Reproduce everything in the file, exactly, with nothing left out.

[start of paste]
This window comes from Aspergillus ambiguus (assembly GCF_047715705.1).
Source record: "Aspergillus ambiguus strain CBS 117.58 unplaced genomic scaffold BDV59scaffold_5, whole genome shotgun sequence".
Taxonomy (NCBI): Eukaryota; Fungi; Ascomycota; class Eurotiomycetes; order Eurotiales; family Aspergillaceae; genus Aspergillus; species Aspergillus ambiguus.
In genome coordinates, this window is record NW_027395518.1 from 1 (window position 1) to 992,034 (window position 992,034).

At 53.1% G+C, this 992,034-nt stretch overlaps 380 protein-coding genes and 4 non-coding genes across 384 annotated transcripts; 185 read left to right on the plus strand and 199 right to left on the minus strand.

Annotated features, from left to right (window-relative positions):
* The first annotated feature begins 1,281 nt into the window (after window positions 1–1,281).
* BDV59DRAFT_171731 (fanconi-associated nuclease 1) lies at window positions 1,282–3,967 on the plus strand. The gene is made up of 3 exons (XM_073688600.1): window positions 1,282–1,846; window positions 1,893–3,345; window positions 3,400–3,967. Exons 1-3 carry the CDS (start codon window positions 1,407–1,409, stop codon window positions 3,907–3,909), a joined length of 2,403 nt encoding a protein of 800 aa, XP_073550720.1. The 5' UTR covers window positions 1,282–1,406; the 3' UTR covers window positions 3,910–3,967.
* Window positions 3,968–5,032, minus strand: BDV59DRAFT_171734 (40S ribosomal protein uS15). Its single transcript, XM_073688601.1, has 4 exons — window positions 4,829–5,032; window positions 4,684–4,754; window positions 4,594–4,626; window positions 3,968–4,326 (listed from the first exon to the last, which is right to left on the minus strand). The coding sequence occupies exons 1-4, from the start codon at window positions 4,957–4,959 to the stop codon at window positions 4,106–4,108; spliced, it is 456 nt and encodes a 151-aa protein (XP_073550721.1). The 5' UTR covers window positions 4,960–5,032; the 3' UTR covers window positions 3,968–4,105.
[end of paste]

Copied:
This window comes from Aspergillus ambiguus (assembly GCF_047715705.1).
Source record: "Aspergillus ambiguus strain CBS 117.58 unplaced genomic scaffold BDV59scaffold_5, whole genome shotgun sequence".
Taxonomy (NCBI): Eukaryota; Fungi; Ascomycota; class Eurotiomycetes; order Eurotiales; family Aspergillaceae; genus Aspergillus; species Aspergillus ambiguus.
In genome coordinates, this window is record NW_027395518.1 from 1 (window position 1) to 992,034 (window position 992,034).

At 53.1% G+C, this 992,034-nt stretch overlaps 380 protein-coding genes and 4 non-coding genes across 384 annotated transcripts; 185 read left to right on the plus strand and 199 right to left on the minus strand.

Annotated features, from left to right (window-relative positions):
* The first annotated feature begins 1,281 nt into the window (after window positions 1–1,281).
* BDV59DRAFT_171731 (fanconi-associated nuclease 1) lies at window positions 1,282–3,967 on the plus strand. The gene is made up of 3 exons (XM_073688600.1): window positions 1,282–1,846; window positions 1,893–3,345; window positions 3,400–3,967. Exons 1-3 carry the CDS (start codon window positions 1,407–1,409, stop codon window positions 3,907–3,909), a joined length of 2,403 nt encoding a protein of 800 aa, XP_073550720.1. The 5' UTR covers window positions 1,282–1,406; the 3' UTR covers window positions 3,910–3,967.
* Window positions 3,968–5,032, minus strand: BDV59DRAFT_171734 (40S ribosomal protein uS15). Its single transcript, XM_073688601.1, has 4 exons — window positions 4,829–5,032; window positions 4,684–4,754; window positions 4,594–4,626; window positions 3,968–4,326 (listed from the first exon to the last, which is right to left on the minus strand). The coding sequence occupies exons 1-4, from the start codon at window positions 4,957–4,959 to the stop codon at window positions 4,106–4,108; spliced, it is 456 nt and encodes a 151-aa protein (XP_073550721.1). The 5' UTR covers window positions 4,960–5,032; the 3' UTR covers window positions 3,968–4,105.